Hypsilophodon was discovered all the way back in 1849, and our outlook on this little animal has changed quite a bit since then.

1. Scientists Used to Think that Hypsilophodon was an Avid Tree-Climber.

When Victorian paleontologists started looking over the creature, many mistakenly assumed that one toe on each foot opposed the others. As anyone who’s ever buttoned a shirt can attest, grasping things gets a lot easier when you’ve got opposable digits to work with. So Hypsilophodon was painted as a reptilian tree-fancier, scurrying up the nearest trunk for safety whenever predators came around.  

But, as later research would reveal, Hypsilophodon’s toes weren’t oriented that way at all. Instead of scaling timber, this dinosaur was clearly built for high-speed sprints on solid ground.

2. Specialized Bones Shaded its Eyes.

Thin, pointy palpebral bones jetted out over the top half of its eyes, forming bars that functioned like a baseball cap’s bill—and gave it a fierce, hawk-like look to boot.

3. Hypsilophodon is Known Exclusively From an Island off the Coast of England.

Bits and pieces of almost 100 individuals have been recovered on the Isle of Wight. They’ve got plenty of company: Over 20 different dinosaur species once lived there. 

4. Hypsilophodon Most Likely Had Dino-Cheeks.

Cheeks aren’t just for pinches—they’re also a great way to keep food from falling out of your mouth. Not all dinosaurs bothered with chewing, but Hypsilophodon’s teeth sliced up its meals to some extent before the animal swallowed. Given this fact and the shape of its skull and jaws, there’s ample reason to conclude that Hypsilophodon had cheek-like structures.

5. An Entire Herd Might Have Been Ensnared by Quicksand.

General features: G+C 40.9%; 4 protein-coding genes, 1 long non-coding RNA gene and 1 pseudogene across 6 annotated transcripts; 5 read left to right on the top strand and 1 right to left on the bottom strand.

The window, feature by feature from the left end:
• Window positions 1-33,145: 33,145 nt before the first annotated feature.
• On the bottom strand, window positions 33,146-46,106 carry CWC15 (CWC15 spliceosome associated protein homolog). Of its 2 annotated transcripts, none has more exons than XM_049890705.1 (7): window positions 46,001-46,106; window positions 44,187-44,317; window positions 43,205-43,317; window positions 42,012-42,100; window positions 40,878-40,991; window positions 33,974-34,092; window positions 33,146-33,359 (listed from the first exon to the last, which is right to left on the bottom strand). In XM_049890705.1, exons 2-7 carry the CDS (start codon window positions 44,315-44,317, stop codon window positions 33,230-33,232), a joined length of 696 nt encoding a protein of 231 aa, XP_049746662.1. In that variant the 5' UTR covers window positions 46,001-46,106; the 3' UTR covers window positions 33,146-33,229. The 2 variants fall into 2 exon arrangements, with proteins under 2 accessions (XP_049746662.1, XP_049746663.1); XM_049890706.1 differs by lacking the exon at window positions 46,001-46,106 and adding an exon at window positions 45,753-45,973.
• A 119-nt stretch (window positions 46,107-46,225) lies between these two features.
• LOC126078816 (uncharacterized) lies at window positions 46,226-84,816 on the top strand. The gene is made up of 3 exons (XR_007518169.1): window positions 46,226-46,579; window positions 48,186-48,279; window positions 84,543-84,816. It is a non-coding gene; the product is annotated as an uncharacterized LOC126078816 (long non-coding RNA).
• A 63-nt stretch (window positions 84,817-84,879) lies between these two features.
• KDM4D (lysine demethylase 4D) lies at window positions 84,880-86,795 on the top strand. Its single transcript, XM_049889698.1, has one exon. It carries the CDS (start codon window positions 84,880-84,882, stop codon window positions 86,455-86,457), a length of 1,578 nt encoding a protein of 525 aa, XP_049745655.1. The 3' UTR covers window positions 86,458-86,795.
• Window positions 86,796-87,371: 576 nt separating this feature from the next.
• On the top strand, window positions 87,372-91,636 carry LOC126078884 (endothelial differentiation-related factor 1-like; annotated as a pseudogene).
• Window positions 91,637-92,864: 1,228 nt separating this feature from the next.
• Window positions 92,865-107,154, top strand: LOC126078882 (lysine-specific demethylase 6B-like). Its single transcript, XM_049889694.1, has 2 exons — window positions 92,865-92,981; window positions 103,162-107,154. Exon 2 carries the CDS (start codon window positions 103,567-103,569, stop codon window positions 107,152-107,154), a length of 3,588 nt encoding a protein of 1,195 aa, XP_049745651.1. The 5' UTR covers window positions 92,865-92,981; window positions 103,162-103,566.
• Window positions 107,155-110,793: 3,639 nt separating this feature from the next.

Scientists have found a ton of Hypsilophodon bones in one area on the southwestern coast of the Isle of Wight. Here, several animals died in close proximity, and because the surrounding sediment shows traces of water-logging, it's likely the remains belonged to a Hypsilophodon herd that died together via quicksand.

6. Originally, This Herbivore Was Mistaken for a Juvenile Iguanodon.

Sir Richard Owen—who, incidentally, coined the word “dinosaur”—thought Hypsilophodon represented nothing more than the sub-adult version of a very different dinosaur. Iguanodon was a hefty, thumb-spiked plant-eater which is, in fact, only distantly related to the smaller animal.

7. Seeds Might Have been One of Hypsilophodon’s Favorite Foods.

In its heyday 125 million years ago, cycads—cone-like seed plants—were wildly successful. A paper released in 2010 argued that Hypsilophodon's beak would have been well-equipped for yanking seeds from cycad cones, and that its front teeth could hypothetically strip away their protective outer layers so the broader back teeth could mash the seeds up.

8. Contrary to What You Might See in Older Paintings, Hypsilophodon Lacked Body Armor.

In 1874, surgeon and amateur paleontologist John Hulke found what he believed to be bony blobs of armor-plating on the backs of a few Hypsilophodon skeletons. Further inspection has proven that what he’d actually been looking at were plates of cartilaginous tissue situated between its ribs. On a live animal, this material would have have been submerged under the skin and of little to no defensive value.

9. Hypsilophodon’s Ribs Could Handle Strenuous Workouts.

What exactly was that tissue for, anyway? According to Dr. Richard Butler of the University of Birmingham, “the plates might have functioned to support the ribcage during fast running.” If true, the tissue would have prevented Hypsilophodon’s ribs from colliding and, probably, given its lungs more breathing room (literally) whenever the dinosaur felt a need for speed.

10. It Was Discovered by a Fossil-Loving Reverend.

William Fox (1813-1881) had a passion for digging dinosaurs that rivaled his love of ministry. According to his own wife, it was “always bones first and the parish next” for the clergyman. Fox fell in love with Wight and its treasures, writing, “I cannot leave this place while I have any money left to live on, I take such deep [joy] in hunting for old dragons.” Later on, two of the “dragons” that the dedicated amateur brought to light would be named in his honor, namely the spike-covered Polacanthus foxii and speedy Hypsilophodon foxii